Even though it has its fingers in many pies already, the Research and Development Department at Google has yet another idea it wants to try out: designing internet-connected toys with the ability of controlling smart home appliances.
Its patent characterizes the devices as being able to turn their heads in the direction of the user’s voice and listen to their commands; after that, it sends commands to remote computer servers.
SmartUp, a legal technology firm, has recently discovered the patent, which they described as “one of Google’s creepiest patents yet.” They are not the only ones raising questions, as a lot of privacy campaigners are unsure if this would be a good idea.
According to a spokeswoman for Google, it is yet to be established if the product will be eventually developed; she says a lot of creative ideas provided by the company’s employees are patented, but only some of them turn into real products or services.
Patent applications are not necessarily a reason to announce prospective products. Even though Google filed a patent for this device back in February 2012, it has been made public only now. Richard Wayne DeVaul, Google X’s head of rapid evaluation and mad science, as his title goes, is the one to invent these toys.
Description of the device states that it would be equipped with cameras, microphones, and a most-necessary wireless connection to the Internet; it can wake up by voice command, when the user says a predefined trigger word.
The creepy part kicks in when the proposal suggests the toy will not only be able to turn their gaze in the direction of the user addressing them, but it can also identify whether or not they are making eye contact.
Besides taking commands, the toy can also reply with either words or by mimicking expressions of interest, surprise, boredom or curiosity. Mr. DeVaul explained this would be achieved by giving the anthropomorphic device the capacity of opening its eyes, tilting its head or focusing its gaze intently on the user.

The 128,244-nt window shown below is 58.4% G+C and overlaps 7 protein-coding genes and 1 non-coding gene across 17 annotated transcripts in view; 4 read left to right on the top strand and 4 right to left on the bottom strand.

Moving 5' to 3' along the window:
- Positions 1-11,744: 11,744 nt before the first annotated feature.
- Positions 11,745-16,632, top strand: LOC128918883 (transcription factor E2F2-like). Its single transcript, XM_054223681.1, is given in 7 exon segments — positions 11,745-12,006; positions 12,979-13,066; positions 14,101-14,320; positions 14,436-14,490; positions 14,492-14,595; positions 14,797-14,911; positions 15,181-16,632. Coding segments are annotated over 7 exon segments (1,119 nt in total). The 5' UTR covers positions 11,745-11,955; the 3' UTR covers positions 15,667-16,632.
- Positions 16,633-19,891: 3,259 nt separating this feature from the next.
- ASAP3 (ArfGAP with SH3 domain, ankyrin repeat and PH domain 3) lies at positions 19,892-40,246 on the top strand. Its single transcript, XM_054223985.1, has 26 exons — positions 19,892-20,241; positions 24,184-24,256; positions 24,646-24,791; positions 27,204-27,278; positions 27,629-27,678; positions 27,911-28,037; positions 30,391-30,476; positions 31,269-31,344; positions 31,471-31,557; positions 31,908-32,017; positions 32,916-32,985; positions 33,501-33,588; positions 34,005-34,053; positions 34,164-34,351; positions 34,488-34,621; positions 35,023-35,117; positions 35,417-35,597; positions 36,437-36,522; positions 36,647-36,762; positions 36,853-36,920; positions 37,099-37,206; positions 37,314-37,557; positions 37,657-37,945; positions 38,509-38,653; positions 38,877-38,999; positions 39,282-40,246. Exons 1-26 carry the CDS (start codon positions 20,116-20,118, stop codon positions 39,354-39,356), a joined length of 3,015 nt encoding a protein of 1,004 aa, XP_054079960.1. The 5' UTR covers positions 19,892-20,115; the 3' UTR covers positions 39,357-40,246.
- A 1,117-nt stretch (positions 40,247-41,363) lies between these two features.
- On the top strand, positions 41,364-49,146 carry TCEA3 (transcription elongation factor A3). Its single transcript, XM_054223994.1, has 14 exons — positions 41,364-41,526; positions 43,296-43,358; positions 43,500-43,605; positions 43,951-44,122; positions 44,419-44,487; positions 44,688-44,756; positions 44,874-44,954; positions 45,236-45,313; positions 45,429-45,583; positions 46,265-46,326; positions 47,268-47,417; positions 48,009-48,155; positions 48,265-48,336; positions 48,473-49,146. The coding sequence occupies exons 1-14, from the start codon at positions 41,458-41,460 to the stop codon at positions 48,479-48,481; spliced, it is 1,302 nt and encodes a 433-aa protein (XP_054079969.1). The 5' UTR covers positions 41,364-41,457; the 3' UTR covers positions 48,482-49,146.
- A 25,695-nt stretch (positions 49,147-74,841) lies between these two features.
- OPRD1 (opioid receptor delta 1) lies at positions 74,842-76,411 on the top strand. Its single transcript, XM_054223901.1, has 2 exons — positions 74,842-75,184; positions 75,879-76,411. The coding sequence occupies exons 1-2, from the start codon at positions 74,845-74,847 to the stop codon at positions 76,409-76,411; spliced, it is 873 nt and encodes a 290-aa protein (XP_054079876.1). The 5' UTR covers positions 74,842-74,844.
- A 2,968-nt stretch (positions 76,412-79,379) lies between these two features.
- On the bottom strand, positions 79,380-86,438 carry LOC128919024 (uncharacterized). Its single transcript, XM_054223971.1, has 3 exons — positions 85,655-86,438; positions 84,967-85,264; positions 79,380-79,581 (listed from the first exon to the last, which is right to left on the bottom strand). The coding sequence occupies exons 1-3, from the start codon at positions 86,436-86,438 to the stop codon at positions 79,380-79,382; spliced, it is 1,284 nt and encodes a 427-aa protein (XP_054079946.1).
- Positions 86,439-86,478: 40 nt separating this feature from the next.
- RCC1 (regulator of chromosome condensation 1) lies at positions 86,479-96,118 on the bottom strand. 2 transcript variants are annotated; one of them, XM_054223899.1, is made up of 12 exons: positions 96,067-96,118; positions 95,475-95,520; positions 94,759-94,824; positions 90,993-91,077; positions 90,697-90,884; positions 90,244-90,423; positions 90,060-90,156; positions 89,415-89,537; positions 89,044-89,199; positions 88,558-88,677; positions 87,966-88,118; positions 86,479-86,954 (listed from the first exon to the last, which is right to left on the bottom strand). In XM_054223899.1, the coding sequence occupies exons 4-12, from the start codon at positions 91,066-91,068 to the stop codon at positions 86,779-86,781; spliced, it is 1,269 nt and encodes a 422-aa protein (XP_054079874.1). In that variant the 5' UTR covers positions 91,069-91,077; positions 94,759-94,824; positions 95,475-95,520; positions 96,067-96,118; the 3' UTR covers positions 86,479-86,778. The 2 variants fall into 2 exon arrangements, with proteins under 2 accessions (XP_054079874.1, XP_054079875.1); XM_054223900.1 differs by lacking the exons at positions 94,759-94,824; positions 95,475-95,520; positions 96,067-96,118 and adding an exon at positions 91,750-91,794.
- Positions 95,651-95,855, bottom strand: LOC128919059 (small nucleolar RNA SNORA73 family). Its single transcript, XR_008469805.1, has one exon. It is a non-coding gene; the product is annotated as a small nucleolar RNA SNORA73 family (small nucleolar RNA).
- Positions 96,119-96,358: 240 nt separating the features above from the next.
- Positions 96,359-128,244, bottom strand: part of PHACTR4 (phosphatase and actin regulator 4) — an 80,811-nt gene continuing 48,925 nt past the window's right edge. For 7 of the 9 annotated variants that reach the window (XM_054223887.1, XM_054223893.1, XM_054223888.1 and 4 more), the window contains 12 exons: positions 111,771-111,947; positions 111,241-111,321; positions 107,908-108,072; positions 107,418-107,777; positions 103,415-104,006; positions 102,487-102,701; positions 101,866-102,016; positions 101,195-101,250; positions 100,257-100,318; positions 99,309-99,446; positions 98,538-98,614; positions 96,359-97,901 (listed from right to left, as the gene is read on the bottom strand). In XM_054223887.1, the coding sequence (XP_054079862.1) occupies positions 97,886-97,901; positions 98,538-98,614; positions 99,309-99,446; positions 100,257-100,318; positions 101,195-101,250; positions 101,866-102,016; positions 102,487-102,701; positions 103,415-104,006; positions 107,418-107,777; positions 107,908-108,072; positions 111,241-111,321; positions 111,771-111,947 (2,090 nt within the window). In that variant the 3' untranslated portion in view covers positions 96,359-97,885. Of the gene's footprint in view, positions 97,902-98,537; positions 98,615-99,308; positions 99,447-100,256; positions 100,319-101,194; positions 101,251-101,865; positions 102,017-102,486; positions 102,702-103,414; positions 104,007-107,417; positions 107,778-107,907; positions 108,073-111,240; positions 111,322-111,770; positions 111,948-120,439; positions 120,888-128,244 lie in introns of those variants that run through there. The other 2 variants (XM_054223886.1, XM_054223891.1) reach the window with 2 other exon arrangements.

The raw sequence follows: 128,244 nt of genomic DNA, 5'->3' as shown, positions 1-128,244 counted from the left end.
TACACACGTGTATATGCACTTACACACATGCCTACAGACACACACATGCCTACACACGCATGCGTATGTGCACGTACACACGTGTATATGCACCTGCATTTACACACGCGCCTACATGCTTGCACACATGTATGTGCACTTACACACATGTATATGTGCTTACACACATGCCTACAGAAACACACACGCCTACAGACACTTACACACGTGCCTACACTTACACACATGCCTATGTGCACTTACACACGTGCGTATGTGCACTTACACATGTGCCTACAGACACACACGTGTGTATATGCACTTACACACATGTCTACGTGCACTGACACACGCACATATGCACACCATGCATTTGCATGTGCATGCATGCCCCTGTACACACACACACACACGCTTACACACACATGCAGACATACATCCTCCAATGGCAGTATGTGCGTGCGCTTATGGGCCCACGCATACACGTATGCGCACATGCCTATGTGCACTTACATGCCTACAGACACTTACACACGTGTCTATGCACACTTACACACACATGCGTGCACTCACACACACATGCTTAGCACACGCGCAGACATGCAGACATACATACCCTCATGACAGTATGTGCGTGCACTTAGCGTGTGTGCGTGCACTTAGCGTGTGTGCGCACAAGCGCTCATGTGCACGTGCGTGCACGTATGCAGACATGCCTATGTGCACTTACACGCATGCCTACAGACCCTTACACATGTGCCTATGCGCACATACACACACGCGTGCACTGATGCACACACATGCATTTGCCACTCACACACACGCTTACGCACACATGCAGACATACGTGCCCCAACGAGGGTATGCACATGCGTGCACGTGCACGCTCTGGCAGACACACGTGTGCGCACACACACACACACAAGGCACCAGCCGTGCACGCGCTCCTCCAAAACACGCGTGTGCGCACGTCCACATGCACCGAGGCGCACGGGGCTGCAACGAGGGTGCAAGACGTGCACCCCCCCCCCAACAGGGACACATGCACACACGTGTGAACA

According to the drawings attached to the proposal, the toy could take the form of a teddy bear or bunny rabbit, but the text adds further alternatives, such as dragons or little aliens. One of the main traits of the machine would be its cuteness, a characteristic that would encourage even the children to not be afraid of interacting with it.
The options are unlimited when it comes to what will the toy be able to control – from televisions and DVD players to lights, home thermostats, electrical fireplace and motorized window curtains.
However, a lot of people and companies have already expressed their dismay regarding this kind of AI toy. Some believe the idea belongs in a horror movie, and not in the home of a family, where there’s always the possibility of turning it into a Big Brother kind of device.
An online petition launched by the Campaign for a Commercial Free Childhood has already attracted more than 42,000 signatures.
Image Source: Lorraine Electronics